The Miami Heat staved off elimination from the NBA Finals with an impressive effort against the Los Angles Lakers on Friday night.
In narrowing their series deficit to 3-2, the Heat took the first step in what is surely a difficult task of coming back from a 3-1 hole against the mighty Lakers, led by four-time league MVP LeBron James and superstar big man Anthony Davis.
But just how difficult is it?
The overall history isn't very encouraging for Miami -- though there are a few recent cases on which they could hang their hats.
Since 2015, only five teams have rallied to win a playoff series after dropping three of the first four games. Those teams are:
- 2015 Houston Rockets vs. Los Angeles Clippers
- 2016 Golden State Warriors vs. Oklahoma City Thunder
- 2016 Cleveland Cavaliers vs. Golden State Warriors
- 2020 Denver Nuggets vs. Utah Jazz
- 2020 Denver Nuggets vs. Los Angeles Clippers
Among the countless surprises and upsets seen in the NBA bubble, the Nuggets' historic run and the ouster of the mighty Milwaukee Bucks at the hand of these very Heat rank among the most notable.
The Lakers ultimately quashed the Nuggets insurgency, so maybe the lesson of Denver's run is that lightening strikes twice but not three times.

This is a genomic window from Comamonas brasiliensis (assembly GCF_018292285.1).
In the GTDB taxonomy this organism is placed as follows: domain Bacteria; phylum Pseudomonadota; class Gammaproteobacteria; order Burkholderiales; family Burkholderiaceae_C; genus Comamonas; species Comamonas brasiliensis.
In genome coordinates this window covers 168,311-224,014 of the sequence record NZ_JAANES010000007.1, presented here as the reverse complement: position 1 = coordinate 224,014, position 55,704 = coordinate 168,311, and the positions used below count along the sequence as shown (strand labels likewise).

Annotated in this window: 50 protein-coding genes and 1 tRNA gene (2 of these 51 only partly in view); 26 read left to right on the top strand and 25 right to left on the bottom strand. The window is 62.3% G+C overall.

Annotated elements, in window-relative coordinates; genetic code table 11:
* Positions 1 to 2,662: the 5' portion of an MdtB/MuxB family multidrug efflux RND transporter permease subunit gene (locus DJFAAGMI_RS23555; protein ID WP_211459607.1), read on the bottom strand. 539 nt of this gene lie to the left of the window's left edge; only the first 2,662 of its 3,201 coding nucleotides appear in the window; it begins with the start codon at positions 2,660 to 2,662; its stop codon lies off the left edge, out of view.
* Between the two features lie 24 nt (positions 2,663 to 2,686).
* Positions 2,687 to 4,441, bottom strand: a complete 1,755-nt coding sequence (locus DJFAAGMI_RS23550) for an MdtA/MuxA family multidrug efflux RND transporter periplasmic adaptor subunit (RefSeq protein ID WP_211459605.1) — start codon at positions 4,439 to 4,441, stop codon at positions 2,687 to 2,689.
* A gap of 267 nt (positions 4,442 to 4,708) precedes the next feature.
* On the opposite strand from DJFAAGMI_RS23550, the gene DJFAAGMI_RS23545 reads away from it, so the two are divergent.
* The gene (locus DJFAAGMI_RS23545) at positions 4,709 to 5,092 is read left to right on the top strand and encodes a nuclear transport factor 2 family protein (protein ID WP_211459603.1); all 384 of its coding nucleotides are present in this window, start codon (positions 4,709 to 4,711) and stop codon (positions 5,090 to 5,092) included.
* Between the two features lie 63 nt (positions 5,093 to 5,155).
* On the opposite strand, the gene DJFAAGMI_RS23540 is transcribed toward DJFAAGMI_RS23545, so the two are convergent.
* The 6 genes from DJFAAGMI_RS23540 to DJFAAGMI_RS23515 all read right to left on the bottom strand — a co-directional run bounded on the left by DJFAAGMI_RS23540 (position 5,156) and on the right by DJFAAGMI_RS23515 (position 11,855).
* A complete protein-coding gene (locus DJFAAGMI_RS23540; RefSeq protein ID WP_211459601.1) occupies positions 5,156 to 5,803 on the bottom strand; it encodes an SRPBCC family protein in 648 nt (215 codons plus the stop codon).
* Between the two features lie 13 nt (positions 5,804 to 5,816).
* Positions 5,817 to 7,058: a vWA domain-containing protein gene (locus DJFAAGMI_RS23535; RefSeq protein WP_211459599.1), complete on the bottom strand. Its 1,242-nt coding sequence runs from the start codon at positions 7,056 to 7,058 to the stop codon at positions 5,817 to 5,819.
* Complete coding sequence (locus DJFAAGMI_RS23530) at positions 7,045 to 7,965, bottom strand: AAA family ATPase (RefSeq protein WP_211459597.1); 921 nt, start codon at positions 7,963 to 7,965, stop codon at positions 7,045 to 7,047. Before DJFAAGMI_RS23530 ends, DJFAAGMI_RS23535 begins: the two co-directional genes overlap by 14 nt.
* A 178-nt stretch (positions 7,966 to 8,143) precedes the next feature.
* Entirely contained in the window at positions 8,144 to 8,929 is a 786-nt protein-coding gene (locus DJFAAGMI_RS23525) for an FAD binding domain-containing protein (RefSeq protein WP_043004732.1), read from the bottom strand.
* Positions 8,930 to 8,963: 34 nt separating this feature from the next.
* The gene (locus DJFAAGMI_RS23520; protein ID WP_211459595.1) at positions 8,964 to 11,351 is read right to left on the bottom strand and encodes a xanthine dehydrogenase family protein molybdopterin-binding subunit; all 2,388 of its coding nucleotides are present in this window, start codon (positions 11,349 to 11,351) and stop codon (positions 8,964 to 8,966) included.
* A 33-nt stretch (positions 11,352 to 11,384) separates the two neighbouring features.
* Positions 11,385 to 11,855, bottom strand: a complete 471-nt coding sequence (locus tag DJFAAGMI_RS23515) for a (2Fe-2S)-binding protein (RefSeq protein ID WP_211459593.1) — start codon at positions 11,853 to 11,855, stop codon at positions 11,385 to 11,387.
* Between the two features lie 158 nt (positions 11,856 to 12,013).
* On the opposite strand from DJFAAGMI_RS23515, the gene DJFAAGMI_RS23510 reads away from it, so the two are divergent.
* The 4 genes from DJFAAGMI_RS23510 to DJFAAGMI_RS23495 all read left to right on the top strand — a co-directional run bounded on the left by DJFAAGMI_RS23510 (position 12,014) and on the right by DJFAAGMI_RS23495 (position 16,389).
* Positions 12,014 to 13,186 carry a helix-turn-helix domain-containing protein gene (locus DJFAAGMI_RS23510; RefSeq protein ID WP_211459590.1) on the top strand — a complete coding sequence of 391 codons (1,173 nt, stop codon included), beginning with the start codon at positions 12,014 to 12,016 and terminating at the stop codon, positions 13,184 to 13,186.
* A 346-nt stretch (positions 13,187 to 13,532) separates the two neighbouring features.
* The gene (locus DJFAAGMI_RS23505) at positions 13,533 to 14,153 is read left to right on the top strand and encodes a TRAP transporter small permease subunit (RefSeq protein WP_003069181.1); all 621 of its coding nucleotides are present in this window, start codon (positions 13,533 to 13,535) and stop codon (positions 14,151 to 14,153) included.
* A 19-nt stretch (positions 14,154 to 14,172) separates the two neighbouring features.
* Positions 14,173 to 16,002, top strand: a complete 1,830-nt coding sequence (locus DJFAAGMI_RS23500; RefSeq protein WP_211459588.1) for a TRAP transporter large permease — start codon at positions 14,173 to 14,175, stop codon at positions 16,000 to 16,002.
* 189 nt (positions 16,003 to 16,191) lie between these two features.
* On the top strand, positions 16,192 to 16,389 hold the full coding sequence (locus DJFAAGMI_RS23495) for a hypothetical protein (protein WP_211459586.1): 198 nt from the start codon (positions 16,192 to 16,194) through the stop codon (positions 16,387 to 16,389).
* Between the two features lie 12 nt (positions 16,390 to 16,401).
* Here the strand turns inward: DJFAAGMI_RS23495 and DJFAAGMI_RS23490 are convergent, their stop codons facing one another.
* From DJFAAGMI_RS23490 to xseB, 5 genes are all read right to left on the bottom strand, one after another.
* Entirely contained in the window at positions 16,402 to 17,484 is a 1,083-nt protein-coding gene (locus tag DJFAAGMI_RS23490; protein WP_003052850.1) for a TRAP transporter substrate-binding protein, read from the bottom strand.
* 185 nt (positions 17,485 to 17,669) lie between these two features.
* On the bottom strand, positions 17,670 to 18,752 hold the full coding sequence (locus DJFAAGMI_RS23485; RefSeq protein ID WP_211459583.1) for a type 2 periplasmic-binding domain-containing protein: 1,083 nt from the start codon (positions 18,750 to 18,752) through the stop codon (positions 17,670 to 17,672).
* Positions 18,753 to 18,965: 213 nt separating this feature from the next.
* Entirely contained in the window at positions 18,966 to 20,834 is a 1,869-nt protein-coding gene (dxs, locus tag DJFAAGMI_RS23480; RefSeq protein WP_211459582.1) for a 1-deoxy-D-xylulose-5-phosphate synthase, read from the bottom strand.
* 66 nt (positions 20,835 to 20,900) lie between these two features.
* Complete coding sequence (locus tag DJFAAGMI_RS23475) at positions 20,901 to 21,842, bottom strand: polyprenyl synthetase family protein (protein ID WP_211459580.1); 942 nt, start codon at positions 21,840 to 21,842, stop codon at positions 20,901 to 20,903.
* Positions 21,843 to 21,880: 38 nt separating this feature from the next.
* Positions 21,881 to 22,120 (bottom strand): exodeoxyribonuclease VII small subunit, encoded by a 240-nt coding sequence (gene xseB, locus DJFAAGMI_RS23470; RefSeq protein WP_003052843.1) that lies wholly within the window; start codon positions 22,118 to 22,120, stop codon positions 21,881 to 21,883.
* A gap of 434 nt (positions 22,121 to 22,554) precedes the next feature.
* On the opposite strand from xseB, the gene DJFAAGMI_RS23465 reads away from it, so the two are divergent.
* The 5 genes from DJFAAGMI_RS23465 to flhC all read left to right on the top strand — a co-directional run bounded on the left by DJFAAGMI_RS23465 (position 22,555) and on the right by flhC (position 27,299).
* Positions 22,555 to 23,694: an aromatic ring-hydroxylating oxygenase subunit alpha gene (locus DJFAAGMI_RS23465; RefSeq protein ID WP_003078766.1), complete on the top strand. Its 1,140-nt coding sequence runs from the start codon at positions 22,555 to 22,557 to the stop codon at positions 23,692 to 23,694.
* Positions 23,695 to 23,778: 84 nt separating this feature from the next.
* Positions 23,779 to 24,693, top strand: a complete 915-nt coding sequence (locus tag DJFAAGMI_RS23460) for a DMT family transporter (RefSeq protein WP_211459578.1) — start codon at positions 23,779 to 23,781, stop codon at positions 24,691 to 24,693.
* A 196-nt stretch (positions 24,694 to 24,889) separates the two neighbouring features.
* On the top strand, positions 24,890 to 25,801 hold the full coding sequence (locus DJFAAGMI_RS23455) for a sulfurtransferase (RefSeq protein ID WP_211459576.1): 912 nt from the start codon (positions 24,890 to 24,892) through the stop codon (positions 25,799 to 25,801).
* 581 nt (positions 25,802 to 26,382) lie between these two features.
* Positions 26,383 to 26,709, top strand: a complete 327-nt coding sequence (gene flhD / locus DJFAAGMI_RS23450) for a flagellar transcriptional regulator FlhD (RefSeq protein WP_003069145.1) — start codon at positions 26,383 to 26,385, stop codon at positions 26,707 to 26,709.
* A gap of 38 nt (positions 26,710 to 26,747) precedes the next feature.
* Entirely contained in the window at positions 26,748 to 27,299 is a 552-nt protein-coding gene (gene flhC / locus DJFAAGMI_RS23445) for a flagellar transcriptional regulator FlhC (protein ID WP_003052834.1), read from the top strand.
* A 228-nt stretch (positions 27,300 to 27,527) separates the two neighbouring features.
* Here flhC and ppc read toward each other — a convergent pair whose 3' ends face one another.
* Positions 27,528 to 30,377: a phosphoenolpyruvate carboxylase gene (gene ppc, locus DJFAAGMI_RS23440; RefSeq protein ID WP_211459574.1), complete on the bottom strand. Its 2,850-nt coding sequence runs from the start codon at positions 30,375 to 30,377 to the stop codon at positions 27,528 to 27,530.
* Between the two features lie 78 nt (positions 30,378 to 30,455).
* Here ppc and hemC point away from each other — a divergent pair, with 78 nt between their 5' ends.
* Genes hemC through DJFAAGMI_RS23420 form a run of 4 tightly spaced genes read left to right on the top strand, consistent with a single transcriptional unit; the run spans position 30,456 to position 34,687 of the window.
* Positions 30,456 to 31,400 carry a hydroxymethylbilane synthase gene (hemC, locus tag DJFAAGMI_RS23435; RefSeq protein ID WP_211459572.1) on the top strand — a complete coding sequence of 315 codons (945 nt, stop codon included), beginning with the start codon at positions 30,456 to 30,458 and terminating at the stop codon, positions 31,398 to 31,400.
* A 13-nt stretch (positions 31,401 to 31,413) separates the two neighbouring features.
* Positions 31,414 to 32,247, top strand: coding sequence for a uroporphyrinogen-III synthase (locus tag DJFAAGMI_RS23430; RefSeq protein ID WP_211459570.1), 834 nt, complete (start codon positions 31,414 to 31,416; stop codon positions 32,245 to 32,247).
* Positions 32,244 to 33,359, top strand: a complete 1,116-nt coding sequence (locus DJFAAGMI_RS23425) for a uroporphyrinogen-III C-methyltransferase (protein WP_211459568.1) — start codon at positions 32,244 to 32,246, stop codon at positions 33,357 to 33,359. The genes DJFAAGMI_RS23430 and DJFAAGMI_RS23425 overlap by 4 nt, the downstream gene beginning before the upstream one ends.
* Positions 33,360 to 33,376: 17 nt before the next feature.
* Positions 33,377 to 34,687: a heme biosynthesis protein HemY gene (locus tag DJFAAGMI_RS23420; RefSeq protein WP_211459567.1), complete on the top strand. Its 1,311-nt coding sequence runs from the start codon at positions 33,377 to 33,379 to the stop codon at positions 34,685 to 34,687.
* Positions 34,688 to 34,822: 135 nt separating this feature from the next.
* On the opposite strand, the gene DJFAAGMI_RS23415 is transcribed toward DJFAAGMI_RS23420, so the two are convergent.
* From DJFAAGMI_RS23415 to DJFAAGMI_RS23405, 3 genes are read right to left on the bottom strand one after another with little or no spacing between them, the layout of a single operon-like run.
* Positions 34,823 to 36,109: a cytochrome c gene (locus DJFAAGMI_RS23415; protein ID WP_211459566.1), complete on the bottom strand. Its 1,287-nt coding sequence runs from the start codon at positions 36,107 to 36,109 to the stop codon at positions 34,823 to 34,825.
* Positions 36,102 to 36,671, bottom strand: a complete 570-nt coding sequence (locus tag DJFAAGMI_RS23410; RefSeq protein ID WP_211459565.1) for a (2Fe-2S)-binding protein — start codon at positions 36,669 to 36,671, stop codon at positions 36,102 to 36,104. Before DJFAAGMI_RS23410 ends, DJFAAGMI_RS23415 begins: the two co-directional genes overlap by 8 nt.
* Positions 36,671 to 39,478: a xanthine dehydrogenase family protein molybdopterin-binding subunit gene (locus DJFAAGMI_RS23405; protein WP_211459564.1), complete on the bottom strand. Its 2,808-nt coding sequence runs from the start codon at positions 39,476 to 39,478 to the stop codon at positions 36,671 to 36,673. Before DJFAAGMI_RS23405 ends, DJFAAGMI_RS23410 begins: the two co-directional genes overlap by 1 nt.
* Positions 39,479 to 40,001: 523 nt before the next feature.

The Lakers, for their part, endured two skids of three or more games in 2019-20. They dropped four in a row in the regular season in December, and lost three consecutive games in the bubble in August.
The Heat and superstar Jimmy Butler first put their stamp on the 2020 postseason by disposing of a Bucks team that at one point in the regular season was on pace to set a new mark for best record ever.
Could lightening strike twice against a juggernaut for the underdog Heat, this time against LeBron and AD?
The King is no stranger to postseason disappointment, not necessarily of his own doing.
He and Davis have looked overwhelming at times in the Lakers' victories, but they seem to struggle to get significant contributions from third and fourth options in tighter ballgames.
Davis faded down the stretch in the Game 5 nail-biter, apparently nursing a balky ankle. If he's hobbled for Game 6 and a potential finale, James will have to pick up some slack.
It'd be foolish to doubt James, the seemingly ageless living legend, but it'd be equally silly to discount a Heat team that is giving James and Davis all they can handle even without the services of injured starting point guard Goran Dragic.
Dragic warmed up with his teammates before sitting Game 5 with a bum knee. It remained unclear if he could partake in Game 6, and at what capacity if so. But any meaningful contribution from their floor general can only help the Heat's odds of forcing a Game 7 showdown, a scenario James and Davis surely want to avoid.